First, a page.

August 06, 2020
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West Indies Legend Michael Holding Wonders If Cricket Is Moving In Right Direction

Michael Holding believes hitting the pause button for a while was necessary amid the excessive commercialisation of cricket

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West Indies Legend Michael Holding Wonders If Cricket Is Moving In Right Direction
Michael Holding
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West Indies Legend Michael Holding Wonders If Cricket Is Moving In Right Direction
outlookindia.com
2020-04-30T16:15:48+05:30

Looking to suck out every dollar available, cricket was suffering from overkill and the coronavirus-forced break should be used to introspect whether the game is heading in the right direction, says West Indies fast bowling great Michael Holding.

Coronavirus Outbreak Coverage | Cricket News

The 66-year-old cricketer-turned-commentator personally believes hitting the pause button for a while was necessary amid excessive commercialisation of the sport.

"Just use the pause to look within the game, to look at what has been happening with the administrators, with the players, and think: Are we heading in the right direction? Is everything okay with our game? Personally, I don't think so," Holding told ESPNcricinfo.

"Everybody has just been head-over-heels charging down the hill, looking for every dollar available. But can we just pause a bit, hit a plateau for a bit and sit down and look and see if everything is fine? There is too much cricket being played, for one."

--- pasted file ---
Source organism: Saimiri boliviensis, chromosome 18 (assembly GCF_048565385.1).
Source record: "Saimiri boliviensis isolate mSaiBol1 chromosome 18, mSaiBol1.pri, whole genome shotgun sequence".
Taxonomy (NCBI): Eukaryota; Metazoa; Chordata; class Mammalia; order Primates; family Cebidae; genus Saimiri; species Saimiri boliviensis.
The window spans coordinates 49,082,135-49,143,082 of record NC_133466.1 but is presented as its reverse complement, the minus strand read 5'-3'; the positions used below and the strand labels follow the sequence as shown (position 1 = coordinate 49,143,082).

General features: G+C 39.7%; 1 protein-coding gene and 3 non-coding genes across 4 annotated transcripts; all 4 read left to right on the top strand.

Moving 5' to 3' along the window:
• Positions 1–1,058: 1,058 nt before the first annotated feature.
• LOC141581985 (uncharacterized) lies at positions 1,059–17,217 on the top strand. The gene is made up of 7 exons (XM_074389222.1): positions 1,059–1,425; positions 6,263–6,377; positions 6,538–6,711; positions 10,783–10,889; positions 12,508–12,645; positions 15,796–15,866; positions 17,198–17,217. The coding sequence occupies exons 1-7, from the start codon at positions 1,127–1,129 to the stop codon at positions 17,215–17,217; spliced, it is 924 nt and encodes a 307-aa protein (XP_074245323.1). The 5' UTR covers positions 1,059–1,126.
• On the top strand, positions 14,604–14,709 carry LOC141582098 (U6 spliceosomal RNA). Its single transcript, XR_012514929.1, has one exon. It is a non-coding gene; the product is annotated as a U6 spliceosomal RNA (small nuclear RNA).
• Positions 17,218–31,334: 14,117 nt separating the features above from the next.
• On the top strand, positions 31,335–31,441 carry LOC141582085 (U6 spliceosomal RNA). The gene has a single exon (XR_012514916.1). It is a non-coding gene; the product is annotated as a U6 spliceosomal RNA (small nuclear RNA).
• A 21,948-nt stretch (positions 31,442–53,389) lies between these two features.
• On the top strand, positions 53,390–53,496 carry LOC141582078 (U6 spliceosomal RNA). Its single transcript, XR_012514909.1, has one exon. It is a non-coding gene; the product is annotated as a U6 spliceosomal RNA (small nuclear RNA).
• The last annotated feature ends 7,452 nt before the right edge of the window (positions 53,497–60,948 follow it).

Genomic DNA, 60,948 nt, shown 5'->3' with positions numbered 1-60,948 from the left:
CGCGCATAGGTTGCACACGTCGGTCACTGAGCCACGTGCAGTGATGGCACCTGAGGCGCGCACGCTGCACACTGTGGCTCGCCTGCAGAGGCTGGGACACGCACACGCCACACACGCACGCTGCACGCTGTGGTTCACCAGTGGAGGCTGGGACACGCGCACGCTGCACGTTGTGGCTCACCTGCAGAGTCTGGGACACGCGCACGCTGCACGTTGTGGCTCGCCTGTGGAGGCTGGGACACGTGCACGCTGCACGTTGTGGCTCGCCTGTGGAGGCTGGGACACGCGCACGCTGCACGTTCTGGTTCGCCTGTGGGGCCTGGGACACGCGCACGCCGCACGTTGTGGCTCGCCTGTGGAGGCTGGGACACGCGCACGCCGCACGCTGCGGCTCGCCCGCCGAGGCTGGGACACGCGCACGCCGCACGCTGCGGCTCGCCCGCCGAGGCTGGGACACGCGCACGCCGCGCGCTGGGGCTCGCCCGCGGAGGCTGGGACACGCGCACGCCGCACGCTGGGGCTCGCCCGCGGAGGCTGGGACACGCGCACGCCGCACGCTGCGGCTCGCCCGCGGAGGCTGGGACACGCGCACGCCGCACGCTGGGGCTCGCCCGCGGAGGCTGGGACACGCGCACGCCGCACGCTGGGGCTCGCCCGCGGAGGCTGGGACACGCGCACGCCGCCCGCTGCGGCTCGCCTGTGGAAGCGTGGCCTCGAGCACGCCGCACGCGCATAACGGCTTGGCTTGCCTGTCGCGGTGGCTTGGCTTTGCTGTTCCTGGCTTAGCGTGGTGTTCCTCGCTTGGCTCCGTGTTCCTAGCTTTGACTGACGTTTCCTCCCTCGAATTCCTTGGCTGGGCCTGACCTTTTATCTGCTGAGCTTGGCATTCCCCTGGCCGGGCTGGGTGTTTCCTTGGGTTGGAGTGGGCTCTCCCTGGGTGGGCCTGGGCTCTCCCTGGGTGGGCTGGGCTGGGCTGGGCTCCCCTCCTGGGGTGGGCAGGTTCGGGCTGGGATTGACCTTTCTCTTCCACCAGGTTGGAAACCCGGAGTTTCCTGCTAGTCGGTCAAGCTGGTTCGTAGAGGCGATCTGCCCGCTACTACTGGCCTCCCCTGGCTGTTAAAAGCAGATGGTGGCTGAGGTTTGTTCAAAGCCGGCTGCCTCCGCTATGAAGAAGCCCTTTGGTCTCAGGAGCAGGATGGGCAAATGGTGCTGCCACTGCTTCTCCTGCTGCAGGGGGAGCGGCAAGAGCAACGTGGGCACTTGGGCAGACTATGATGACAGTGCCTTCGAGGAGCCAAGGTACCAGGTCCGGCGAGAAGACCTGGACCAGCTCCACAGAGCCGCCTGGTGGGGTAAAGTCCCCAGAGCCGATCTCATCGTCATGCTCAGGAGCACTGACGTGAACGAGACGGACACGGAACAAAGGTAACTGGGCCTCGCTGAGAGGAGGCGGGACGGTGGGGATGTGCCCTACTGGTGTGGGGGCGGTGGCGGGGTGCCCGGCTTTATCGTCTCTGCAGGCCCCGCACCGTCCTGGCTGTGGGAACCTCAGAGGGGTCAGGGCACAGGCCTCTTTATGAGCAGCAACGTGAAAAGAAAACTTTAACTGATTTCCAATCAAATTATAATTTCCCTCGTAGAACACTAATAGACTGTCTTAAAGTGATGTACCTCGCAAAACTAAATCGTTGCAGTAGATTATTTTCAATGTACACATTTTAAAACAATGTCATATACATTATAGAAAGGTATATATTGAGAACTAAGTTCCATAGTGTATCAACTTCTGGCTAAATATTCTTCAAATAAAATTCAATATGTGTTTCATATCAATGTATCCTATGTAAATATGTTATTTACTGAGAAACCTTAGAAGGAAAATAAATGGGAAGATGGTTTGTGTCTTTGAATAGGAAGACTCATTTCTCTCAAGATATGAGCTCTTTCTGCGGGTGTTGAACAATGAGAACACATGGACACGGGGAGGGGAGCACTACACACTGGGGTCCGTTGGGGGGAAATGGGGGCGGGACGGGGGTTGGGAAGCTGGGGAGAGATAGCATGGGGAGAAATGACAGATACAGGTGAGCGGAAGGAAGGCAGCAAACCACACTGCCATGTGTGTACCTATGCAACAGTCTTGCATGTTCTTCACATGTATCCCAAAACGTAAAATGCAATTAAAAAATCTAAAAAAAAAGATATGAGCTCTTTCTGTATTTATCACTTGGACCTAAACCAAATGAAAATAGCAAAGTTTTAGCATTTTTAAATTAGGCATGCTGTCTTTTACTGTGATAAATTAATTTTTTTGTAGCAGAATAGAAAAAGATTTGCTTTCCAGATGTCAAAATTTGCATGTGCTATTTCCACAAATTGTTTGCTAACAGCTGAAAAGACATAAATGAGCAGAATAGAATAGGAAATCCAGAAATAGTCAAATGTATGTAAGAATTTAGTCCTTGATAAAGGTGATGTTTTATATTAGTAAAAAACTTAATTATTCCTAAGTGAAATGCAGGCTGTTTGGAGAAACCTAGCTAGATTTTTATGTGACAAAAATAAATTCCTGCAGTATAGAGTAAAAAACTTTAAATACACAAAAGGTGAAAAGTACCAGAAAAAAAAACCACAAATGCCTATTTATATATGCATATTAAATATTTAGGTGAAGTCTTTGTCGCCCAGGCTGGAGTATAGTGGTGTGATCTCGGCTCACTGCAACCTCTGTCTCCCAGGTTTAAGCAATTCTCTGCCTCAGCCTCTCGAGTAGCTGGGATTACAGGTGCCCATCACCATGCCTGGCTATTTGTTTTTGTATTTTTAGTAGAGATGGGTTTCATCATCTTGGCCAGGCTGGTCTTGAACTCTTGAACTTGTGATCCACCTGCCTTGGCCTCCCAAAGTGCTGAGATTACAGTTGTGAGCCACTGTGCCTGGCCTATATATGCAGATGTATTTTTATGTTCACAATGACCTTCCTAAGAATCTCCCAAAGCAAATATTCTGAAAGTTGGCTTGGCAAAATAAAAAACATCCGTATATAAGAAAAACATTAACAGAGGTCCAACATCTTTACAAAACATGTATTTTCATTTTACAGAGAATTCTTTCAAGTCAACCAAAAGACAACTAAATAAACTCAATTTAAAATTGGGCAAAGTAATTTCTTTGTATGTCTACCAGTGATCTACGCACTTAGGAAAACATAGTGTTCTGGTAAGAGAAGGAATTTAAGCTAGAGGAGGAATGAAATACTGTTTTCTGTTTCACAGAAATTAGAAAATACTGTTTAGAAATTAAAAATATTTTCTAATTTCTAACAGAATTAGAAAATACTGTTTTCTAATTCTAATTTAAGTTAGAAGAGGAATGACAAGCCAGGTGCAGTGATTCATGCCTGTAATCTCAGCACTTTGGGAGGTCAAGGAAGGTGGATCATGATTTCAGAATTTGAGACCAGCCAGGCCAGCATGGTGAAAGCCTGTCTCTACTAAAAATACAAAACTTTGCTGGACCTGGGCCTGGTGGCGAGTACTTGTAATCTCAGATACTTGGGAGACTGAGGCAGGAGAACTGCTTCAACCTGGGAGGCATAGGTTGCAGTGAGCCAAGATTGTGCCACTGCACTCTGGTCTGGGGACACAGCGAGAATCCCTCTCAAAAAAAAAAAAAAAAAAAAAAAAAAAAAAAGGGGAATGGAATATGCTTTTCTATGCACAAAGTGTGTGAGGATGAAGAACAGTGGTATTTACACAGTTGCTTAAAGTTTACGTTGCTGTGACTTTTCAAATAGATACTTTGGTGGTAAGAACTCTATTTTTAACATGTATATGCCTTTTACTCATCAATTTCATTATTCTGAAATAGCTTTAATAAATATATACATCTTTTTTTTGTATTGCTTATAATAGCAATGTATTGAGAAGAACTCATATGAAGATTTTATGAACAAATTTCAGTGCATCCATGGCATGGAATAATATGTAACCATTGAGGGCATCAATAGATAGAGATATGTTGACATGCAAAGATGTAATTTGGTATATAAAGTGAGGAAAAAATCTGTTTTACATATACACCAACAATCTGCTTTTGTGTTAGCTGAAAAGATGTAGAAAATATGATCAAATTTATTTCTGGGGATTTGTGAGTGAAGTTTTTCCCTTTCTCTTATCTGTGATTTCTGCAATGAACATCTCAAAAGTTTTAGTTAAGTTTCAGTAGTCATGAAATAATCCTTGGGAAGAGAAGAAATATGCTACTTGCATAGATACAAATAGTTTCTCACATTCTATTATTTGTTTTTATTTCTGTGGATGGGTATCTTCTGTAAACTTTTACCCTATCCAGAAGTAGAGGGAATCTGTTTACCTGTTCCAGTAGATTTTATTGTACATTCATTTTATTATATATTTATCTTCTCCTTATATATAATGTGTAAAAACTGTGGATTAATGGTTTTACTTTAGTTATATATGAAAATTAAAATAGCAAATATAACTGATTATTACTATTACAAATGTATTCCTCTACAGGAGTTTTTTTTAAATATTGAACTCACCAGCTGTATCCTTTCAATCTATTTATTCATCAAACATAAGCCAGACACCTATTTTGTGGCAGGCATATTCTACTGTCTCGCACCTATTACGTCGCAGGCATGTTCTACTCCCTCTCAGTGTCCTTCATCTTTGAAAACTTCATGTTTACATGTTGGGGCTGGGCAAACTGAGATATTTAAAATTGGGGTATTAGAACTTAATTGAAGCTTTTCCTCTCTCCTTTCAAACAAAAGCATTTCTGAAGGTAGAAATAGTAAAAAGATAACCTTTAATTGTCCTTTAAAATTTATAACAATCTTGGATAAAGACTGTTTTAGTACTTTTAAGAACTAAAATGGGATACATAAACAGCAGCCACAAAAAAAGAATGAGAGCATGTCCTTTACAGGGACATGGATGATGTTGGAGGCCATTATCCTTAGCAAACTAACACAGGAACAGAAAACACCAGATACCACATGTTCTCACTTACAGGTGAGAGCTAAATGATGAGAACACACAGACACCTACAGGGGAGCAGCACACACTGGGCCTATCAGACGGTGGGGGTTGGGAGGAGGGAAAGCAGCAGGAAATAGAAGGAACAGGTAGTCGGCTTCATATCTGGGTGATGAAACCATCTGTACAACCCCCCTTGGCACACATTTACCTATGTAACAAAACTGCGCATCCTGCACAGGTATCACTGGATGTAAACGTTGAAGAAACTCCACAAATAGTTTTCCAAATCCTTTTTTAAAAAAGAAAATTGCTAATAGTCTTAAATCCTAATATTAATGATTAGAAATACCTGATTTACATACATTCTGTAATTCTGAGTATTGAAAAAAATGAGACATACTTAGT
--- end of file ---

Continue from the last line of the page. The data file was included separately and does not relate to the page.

The COVID-19 pandemic has brought the world to a standstill with sporting events around the globe have been postponed or cancelled. The hugely-popular Indian Premier League has been postponed indefinitely and the T20 World Cup, to be held later this year in Australia, is also under doubt.

The deadly disease has so far claimed around 2,18,000 lives with India accounting for more than 1000 deaths.

Holding, nicknamed 'whispering death' for his quiet approach, said sooner or later the administrators will have to resume cricketing action and if needed, behind the closed doors.

"A lot of administrations figure that they have to play some form of the game to satisfy their broadcasters. Because if the broadcasters don't get what they pay for, they are going to demand their money back," said the Jamaican, who is an avid fan of horse racing and is currently locked down at Cayman Island.

"So they have to try and play cricket behind closed doors, or whatever form they can get to play. I can't fault them for trying to do that."

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